Limbering up: the future of flexible phones

LG's great local rival, Samsung, is also working on flexible solid state battery technology which will bend without catching fire.

Other vital smartphone components appear to be ready to make the jump to a flexible format. The aforementioned Finnish company Canatu Oy has just launched its fifth generation of Carbon NanoBud (CNB) films, which enable the replacement of indium tin oxide (a solid conductive material) in capacitive touch sensors.

"Our production line for CNB films and touch sensors is in operation and marks an important milestone going to volume manufacturing," explains a Canatu Oy spokesperson, adding that there are plans for a mass volume plant in the second half of 2014.

In other words, here is another vital component in flexible touchscreen displays that is just about ready to roll out to commercial products.

Give and take

So, given the break-throughs in these key technological areas, when will we see properly flexible phones in our shops?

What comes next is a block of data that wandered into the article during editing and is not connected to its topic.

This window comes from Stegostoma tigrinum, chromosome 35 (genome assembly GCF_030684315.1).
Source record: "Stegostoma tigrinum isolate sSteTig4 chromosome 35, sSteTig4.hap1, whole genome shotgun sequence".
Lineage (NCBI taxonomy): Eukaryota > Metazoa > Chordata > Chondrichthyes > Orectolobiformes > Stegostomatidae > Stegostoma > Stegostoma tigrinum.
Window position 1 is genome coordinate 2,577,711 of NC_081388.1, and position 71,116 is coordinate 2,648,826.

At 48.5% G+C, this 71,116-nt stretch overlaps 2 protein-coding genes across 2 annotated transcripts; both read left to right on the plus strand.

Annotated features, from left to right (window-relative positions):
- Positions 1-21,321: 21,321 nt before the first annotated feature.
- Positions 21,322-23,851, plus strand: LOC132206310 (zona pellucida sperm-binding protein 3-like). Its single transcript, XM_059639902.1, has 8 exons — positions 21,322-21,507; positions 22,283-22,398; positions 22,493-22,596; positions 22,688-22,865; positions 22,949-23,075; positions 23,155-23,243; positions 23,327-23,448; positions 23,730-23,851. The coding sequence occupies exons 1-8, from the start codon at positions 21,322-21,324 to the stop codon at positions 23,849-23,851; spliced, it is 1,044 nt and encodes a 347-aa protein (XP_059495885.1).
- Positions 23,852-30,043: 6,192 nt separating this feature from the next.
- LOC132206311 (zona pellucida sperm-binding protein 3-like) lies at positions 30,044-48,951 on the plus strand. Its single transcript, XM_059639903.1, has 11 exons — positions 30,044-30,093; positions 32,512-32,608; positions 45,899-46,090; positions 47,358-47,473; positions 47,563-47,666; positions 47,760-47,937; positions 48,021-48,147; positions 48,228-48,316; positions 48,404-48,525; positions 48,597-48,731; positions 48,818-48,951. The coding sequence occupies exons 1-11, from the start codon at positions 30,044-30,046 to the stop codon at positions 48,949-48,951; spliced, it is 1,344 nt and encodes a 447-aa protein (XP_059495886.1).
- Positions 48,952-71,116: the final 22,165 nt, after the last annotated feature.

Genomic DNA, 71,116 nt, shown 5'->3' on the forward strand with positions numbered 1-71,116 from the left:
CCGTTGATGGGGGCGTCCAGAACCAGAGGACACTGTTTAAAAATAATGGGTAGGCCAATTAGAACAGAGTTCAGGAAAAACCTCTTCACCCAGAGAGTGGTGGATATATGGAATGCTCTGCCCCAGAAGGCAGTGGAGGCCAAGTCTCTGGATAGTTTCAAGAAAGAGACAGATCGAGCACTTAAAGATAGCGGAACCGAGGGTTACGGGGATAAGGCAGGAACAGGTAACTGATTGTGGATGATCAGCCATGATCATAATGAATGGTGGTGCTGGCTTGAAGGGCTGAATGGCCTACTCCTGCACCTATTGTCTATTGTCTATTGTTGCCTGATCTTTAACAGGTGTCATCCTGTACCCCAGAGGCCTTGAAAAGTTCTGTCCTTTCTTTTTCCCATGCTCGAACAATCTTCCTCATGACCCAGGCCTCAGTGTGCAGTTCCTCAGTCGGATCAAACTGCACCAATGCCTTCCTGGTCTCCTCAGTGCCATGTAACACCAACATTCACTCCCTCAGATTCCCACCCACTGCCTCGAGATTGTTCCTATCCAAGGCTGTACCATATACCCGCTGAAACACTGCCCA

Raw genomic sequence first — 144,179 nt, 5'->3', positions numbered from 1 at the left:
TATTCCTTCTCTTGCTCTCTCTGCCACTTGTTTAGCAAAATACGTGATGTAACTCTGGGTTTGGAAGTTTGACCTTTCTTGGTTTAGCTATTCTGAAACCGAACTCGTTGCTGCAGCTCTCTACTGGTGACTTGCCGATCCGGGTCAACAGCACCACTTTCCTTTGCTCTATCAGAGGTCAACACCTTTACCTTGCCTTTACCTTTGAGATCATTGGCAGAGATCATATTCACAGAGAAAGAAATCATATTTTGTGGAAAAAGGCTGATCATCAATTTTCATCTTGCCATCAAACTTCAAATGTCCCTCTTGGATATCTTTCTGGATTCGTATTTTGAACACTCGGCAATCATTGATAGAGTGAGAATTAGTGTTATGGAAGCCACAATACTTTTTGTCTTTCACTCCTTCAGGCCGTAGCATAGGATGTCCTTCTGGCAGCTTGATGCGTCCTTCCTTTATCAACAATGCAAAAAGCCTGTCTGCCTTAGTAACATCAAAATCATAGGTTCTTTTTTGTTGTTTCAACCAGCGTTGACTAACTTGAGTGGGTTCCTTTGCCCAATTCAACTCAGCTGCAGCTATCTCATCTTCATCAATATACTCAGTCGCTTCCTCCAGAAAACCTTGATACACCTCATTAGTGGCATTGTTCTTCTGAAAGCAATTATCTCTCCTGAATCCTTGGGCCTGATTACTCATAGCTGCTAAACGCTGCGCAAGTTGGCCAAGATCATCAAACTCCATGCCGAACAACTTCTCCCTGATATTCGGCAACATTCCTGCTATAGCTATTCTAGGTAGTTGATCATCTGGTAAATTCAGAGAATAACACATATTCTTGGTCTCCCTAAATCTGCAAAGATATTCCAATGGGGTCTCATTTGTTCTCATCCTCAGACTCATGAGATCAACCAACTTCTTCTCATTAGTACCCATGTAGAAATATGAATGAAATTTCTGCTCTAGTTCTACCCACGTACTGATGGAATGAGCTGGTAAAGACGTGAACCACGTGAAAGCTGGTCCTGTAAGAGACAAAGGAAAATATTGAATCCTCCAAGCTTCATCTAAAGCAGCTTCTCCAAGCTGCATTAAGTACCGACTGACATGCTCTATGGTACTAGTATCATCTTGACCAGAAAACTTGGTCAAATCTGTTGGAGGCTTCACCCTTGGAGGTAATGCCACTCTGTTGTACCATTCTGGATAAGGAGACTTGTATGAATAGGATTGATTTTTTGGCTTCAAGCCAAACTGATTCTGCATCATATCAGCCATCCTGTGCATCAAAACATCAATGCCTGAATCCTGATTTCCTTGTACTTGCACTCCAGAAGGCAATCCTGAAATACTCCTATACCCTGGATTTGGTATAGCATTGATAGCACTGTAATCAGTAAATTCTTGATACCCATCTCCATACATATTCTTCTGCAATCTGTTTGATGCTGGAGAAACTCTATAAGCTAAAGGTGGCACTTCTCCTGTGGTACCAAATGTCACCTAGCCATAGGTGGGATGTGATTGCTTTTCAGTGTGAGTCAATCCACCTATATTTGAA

Industry insiders believe that it's less than two years away. "Canatu estimates (the) first fully foldable products will be in the market in 2015," claims a spokesperson for the company.

It's an estimate that appears to back-up the projections of the smartphone manufacturers themselves. According to a slide the company recently showed to investors, Samsung anticipates that its first bendable smartphone will be ready to go in 2014, while its first fully foldable smartphone will be on the market either towards the end of 2015 or the beginning of 2016.

And don't for one minute think that this is likely to be another dead end gimmick to file alongside phones with 3D displays. Dr Kinam Kim, president and CEO of Samsung Display, recently told analysts that "flexible display penetration could rapidly increase to 40% by 2018."

That's not to mention the technology's virtually guaranteed adoption by the automotive and fashion industries. Expect the cars of the near future to feature dramatically swooping digital displays that mould and form to the shape of a dashboard, and shirts that utilise paper thin and stretchable OLED displays to alter the colour and pattern of the 'fabric.'

It seems as if the future really is flexible, and it's going to be phones that lead this somewhat bendy-legged charge.